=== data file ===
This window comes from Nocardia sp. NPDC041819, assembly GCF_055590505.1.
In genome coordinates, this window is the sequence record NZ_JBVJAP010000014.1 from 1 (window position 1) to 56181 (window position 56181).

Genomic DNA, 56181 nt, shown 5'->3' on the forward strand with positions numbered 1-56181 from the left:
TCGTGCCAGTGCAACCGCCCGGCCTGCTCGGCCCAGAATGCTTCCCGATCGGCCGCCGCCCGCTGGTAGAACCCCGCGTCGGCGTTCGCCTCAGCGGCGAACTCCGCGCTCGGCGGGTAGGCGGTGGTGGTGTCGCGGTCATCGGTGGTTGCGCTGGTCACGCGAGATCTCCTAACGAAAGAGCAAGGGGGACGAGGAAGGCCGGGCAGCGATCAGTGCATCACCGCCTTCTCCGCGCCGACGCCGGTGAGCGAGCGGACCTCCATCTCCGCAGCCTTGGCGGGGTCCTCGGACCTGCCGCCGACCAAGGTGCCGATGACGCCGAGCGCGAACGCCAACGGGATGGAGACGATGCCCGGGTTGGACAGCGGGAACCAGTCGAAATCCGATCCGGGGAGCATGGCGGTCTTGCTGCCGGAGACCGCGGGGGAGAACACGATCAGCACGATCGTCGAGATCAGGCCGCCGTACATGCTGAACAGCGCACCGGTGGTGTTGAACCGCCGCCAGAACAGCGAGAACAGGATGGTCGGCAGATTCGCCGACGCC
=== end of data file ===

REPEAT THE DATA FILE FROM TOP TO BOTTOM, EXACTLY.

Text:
This window comes from Nocardia sp. NPDC041819, assembly GCF_055590505.1.
In genome coordinates, this window is the sequence record NZ_JBVJAP010000014.1 from 1 (window position 1) to 56181 (window position 56181).

Genomic DNA, 56181 nt, shown 5'->3' on the forward strand with positions numbered 1-56181 from the left:
TCGTGCCAGTGCAACCGCCCGGCCTGCTCGGCCCAGAATGCTTCCCGATCGGCCGCCGCCCGCTGGTAGAACCCCGCGTCGGCGTTCGCCTCAGCGGCGAACTCCGCGCTCGGCGGGTAGGCGGTGGTGGTGTCGCGGTCATCGGTGGTTGCGCTGGTCACGCGAGATCTCCTAACGAAAGAGCAAGGGGGACGAGGAAGGCCGGGCAGCGATCAGTGCATCACCGCCTTCTCCGCGCCGACGCCGGTGAGCGAGCGGACCTCCATCTCCGCAGCCTTGGCGGGGTCCTCGGACCTGCCGCCGACCAAGGTGCCGATGACGCCGAGCGCGAACGCCAACGGGATGGAGACGATGCCCGGGTTGGACAGCGGGAACCAGTCGAAATCCGATCCGGGGAGCATGGCGGTCTTGCTGCCGGAGACCGCGGGGGAGAACACGATCAGCACGATCGTCGAGATCAGGCCGCCGTACATGCTGAACAGCGCACCGGTGGTGTTGAACCGCCGCCAGAACAGCGAGAACAGGATGGTCGGCAGATTCGCCGACGCC